Church, online or off, is about the middle
I’m a fan of Seth Godin’s pithy wisdom along with thousands of other people.
I like him most when he pops bubbles, as he did with this comment over the weekend on The Paradox of the Middle of the Market.
The middle of the market is a paradox because of the inherent contradiction between the ease of reaching the nerds and the geeks and the need to reach the middle.
The solution, if there is one, is to enter a market to the enthusiastic cheers of those in search of the new, but to build a product/service that appeals to those in the middle. After the initial wave of enthusiasm, you hunker down and ignore those that first embraced you, obsessing instead on the needs and networks of the middle. It’s a difficult balancing act, but it’s the only one that works.
Ultimately, you end up disappointing the hard core that first found you, but because of their initial enthusiasm (and more important, because you designed your work for the masses in the first place), your product crosses the chasm and reaches a larger group. The formula starts with a service or product that’s purple enough to spread, but not so hyper-fashionable that it merely entertains the insiders.
Over the first several months of the NewSpring Web Church experiment, there’s one common denominator I’ve observed:
Almost all the people who are committed attenders, volunteers and those who depend on the Web Campus as their only form of church aren’t techno geeks.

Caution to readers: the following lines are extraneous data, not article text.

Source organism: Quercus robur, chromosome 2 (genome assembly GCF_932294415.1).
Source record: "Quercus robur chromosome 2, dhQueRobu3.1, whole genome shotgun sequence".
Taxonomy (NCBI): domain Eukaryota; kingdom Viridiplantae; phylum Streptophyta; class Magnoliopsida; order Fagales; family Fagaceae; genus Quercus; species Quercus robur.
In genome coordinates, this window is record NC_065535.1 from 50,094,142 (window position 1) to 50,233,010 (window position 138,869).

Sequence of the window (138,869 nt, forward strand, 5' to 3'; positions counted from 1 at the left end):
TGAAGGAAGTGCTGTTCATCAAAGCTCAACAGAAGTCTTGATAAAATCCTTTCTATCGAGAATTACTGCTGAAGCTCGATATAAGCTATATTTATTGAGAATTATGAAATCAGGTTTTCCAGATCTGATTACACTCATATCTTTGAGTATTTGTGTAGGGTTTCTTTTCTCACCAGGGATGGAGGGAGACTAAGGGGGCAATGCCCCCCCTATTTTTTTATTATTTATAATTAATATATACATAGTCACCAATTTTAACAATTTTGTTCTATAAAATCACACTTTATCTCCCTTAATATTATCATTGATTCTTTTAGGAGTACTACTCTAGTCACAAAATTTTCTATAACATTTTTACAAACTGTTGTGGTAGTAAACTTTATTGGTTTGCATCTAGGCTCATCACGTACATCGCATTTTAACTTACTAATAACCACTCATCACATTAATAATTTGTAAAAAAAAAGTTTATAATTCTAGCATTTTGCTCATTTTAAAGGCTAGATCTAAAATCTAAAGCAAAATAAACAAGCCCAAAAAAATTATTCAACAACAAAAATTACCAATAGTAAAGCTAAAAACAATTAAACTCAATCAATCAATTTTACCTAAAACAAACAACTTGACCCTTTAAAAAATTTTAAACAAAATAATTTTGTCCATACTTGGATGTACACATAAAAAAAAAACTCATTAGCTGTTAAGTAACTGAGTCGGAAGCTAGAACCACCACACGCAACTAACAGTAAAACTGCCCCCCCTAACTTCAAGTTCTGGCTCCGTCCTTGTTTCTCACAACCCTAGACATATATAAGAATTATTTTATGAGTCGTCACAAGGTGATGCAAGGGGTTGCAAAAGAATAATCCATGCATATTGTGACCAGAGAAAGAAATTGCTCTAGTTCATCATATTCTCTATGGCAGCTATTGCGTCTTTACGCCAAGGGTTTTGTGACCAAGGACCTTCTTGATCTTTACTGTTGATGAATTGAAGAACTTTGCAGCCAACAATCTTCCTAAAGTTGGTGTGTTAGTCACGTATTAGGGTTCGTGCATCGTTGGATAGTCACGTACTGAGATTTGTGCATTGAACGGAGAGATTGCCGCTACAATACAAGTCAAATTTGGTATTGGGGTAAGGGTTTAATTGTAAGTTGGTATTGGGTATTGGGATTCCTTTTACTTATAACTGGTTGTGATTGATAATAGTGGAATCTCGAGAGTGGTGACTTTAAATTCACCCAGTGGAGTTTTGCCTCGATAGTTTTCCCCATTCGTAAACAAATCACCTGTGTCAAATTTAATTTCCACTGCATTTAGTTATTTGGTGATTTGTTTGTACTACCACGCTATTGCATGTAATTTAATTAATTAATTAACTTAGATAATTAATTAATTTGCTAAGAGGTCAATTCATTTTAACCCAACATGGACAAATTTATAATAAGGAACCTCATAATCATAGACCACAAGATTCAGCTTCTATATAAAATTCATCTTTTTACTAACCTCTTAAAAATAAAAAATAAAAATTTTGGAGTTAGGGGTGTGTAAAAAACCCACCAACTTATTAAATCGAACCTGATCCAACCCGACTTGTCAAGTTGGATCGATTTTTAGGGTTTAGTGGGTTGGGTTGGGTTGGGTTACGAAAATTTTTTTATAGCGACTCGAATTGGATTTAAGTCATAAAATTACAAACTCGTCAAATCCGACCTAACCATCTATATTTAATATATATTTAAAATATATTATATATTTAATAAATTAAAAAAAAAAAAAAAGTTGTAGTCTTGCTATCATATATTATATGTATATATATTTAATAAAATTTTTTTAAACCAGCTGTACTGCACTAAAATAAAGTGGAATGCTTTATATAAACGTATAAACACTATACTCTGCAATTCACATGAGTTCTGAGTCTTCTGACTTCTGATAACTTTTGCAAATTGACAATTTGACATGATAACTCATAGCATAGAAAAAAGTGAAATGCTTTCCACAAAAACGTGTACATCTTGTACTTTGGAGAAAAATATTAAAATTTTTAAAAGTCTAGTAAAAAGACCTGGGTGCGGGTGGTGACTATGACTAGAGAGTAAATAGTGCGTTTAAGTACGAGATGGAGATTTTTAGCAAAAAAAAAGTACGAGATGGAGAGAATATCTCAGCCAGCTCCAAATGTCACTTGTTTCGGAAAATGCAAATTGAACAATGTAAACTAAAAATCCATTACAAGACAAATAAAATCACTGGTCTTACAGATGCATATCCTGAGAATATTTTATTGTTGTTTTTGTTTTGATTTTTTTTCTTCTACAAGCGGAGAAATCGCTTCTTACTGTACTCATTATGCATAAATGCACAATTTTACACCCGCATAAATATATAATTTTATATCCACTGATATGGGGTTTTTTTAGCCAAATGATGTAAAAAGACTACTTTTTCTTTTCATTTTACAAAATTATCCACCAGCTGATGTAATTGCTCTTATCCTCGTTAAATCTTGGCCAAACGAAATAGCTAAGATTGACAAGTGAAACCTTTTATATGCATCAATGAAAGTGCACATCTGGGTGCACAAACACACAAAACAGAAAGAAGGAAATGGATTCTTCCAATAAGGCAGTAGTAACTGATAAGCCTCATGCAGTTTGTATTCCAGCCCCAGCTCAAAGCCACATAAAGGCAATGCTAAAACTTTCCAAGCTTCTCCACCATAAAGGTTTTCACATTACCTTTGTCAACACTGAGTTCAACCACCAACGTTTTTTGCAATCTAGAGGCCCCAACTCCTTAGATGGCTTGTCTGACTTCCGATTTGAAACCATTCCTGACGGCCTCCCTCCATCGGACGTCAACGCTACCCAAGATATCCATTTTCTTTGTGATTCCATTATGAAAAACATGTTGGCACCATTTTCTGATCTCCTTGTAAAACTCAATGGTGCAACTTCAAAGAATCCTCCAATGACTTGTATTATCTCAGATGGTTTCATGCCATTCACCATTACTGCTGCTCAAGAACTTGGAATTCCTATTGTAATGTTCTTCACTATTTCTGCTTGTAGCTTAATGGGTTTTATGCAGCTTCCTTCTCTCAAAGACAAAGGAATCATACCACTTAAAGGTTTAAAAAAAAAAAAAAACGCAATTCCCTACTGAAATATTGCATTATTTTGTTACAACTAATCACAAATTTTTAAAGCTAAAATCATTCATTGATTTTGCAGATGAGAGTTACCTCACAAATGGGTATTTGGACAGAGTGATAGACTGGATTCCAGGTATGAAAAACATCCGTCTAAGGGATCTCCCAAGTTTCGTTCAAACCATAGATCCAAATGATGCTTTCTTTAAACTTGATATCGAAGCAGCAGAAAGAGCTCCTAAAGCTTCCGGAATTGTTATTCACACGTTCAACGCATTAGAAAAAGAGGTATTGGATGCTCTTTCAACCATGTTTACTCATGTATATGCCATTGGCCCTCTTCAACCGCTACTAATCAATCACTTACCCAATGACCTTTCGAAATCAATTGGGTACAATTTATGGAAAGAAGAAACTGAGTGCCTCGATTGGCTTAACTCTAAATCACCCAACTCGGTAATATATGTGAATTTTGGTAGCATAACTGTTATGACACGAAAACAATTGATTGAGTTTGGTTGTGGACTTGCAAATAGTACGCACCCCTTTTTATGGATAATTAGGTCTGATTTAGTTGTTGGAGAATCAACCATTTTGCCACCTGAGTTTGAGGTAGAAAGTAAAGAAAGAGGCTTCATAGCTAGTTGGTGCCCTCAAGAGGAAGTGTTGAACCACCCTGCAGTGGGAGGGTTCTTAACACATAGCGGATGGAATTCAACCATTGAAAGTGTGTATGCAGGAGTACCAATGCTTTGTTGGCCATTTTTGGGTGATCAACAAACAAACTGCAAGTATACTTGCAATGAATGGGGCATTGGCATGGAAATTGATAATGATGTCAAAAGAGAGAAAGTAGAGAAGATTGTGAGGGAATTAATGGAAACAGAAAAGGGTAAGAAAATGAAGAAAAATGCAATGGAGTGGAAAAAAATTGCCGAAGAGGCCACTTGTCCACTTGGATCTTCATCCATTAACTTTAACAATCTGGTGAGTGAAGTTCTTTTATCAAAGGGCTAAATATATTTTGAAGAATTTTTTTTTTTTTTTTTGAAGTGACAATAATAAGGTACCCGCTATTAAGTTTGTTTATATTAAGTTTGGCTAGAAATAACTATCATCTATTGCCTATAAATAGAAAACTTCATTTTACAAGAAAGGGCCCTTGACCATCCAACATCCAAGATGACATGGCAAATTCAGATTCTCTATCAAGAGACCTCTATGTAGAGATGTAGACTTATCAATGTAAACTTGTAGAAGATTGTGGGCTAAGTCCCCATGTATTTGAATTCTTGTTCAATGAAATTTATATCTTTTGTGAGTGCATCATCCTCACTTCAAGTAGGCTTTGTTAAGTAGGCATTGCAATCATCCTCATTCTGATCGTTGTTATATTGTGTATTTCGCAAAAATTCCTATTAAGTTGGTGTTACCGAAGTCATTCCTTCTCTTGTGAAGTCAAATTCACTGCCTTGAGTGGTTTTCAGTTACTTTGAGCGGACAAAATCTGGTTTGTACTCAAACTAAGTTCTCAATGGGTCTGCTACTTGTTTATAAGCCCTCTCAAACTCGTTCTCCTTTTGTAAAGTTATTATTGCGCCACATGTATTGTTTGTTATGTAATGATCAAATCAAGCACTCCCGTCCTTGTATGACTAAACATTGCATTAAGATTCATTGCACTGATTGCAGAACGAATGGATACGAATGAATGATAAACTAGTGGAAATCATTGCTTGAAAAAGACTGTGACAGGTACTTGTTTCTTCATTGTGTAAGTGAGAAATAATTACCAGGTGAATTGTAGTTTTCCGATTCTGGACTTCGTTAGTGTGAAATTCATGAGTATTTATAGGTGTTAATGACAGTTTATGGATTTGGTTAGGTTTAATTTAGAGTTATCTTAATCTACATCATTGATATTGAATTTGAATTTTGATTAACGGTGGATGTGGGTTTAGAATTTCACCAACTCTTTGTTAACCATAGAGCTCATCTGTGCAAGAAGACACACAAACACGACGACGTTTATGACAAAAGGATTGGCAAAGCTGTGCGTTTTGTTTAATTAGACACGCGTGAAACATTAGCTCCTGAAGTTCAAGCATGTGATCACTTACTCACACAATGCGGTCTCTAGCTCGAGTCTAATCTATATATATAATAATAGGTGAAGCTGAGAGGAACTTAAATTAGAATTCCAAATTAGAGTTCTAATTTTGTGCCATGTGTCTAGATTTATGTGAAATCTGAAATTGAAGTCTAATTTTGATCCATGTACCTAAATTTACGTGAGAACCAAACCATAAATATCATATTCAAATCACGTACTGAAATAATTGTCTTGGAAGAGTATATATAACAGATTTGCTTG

Most are ordinary people who “need a job done.”
Most are, in a lot of ways, old school.
They’re not into pioneering a new form of church. Or rebelling from traditional church.
They’re just craving the word of God preached passionately, and they’re wanting to live out their faith in whatever environment helps them do that best, and according to the personal situation they are in.
That’s why our team works hard to resist adding layers of bells and whistles to the NewSpring Web Campus.
And why I personally think about my mother-in-law before I even make any suggestions about changes. (She is a new believer in south Louisiana who never thought about using twitter or Facebook or chatrooms until it became vital to living in Christian community on the Web Campus.)
How simple is too simple? How techie is too techie?
And how do we know when we’ve struck the right balance?